By CHUCK OFFENBURGER
GRIMES, Iowa, Feb. 12, 2014 — My nephew Mark Watson, 50-something, asked me recently to come tell his West Polk County Rotary Club how to become bicyclists. “I think if you’ll talk about the advantages of biking, it might be good for some of us older farts in the group,” Mark said. Easy topic for me.
The 2014 bicycling season has “officially” opened in the last two weeks. That has happened with the announcement in late January of next summer’s RAGBRAI route, then in early February the annual “BRR” cold weather ride between Perry and Rippey, and now this Saturday’s annual banquet of the Raccoon River Valley Trail Association, being held at the West Des Moines Marriott Hotel.
What that means, I told the Rotarians and now repeat for you all, is that this is the perfect time for anyone who has not been a bicycle rider to become one. I’m going to tell you why you should do that, and how you can go about it in a comfortable way.
My expertise on this is that 2014 is my 32nd year as a bicyclist. I was 35 when I started riding as an adult, after having given up bicycles in junior high school. I had a definite advantage over most people who decide to start riding in adulthood — it was my boss’ idea. Jim Gannon, then the editor of the Des Moines Register called me into his office about July 1, 1983, and told me that Donald Kaul, the co-founder of RAGBRAI, was having back trouble and was giving up the ride. Gannon wondered if I would take Kaul’s place and start riding and writing as RAGBRAI co-host with John Karras.
“We think we need two people out there covering RAGBRAI,” Gannon said, “and it happens out there on your normal turf anyway — across Iowa — so will you do it?” I was in decent shape because I was a jogger, although I was also a smoker and drinker.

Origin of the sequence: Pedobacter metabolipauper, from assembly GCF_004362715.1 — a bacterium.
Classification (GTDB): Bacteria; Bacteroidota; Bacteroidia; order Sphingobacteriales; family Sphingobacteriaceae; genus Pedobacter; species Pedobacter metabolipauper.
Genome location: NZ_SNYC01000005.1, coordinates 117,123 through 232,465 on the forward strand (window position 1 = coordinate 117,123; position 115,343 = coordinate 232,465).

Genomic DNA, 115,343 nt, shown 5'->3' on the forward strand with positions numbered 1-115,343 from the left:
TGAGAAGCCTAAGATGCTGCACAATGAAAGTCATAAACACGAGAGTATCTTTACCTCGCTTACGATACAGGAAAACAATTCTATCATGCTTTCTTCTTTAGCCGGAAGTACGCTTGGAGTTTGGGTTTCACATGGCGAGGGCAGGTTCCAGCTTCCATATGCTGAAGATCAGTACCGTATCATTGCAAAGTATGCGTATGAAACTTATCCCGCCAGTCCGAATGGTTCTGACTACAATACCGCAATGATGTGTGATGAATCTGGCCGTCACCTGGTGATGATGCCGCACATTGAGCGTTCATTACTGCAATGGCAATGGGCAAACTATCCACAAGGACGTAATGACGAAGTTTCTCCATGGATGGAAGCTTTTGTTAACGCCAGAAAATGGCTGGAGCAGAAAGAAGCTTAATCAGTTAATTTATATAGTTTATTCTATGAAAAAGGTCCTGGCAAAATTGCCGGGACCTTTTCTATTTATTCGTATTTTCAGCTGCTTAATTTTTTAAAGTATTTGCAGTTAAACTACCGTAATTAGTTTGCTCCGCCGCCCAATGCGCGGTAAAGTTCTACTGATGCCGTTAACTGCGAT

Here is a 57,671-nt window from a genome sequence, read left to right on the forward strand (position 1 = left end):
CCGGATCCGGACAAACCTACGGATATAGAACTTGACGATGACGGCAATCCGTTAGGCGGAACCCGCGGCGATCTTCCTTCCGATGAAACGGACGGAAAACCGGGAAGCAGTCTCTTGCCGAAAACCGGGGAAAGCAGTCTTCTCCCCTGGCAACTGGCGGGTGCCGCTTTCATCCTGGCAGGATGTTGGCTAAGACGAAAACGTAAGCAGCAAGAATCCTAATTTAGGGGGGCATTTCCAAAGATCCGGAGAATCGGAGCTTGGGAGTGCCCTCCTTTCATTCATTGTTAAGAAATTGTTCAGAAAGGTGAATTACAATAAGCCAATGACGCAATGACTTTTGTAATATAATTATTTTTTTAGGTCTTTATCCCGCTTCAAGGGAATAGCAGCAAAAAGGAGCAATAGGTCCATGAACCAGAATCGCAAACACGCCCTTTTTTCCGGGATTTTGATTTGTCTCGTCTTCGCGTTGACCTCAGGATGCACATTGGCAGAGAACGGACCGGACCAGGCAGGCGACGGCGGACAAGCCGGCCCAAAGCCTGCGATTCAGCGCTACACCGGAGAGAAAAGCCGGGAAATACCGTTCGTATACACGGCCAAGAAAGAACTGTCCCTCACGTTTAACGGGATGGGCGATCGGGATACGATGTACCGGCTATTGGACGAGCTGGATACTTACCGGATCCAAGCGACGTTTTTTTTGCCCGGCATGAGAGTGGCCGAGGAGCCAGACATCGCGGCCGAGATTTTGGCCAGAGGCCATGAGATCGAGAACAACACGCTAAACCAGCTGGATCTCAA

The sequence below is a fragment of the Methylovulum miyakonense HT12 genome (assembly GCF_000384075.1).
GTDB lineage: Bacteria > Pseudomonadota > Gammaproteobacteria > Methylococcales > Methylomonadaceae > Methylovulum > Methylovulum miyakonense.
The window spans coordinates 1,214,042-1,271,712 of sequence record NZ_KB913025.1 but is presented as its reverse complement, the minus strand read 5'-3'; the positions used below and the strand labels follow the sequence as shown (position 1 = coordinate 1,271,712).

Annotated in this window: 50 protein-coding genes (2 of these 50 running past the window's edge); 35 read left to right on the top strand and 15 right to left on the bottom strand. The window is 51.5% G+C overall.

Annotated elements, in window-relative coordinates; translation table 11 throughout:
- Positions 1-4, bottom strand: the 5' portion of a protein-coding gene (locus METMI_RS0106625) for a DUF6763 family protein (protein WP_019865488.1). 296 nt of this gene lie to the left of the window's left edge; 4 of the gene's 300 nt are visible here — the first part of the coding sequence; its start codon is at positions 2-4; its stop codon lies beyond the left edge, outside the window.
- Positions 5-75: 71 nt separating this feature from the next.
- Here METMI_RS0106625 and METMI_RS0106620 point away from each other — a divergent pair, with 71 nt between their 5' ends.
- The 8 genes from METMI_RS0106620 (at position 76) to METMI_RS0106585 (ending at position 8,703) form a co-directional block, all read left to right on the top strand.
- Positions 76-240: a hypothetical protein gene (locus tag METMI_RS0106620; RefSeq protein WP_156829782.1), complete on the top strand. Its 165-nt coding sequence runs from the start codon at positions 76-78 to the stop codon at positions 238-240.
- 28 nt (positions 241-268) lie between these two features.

“I just have a couple concerns,” I told the editor. “Isn’t RAGBRAI about two weeks from now? That isn’t much time to get ready. And that brings up my other concern — I don’t have a bicycle and I’m broke.”
“We’ll buy the bike,” Gannon said. “Just call up Karras and he’ll arrange it.”
So a couple weeks later, there I was starting out as co-host of RAGBRAI on an 18-speed Trek that Forrest Ridgway, of Bike World, assured me “is a better man than you are. It’s geared so low you can ride it up your garage walls if you want to. It’ll take you wherever you need to go.”
Indeed, it did. I rode that Trek on the next 17 RAGBRAIs, I rode it across the U.S. in 1995, and I totaled more than 100,000 miles on it before I upgraded bikes in the year 2000.
It turned out I loved bicycling. It helped me quit drinking and smoking. It helped me stay reasonably trim.
So, as I said to the Rotarians, there are actually five great reasons to become a bicyclist as an adult, no matter what age you are, and as long as your doctor will approve you starting: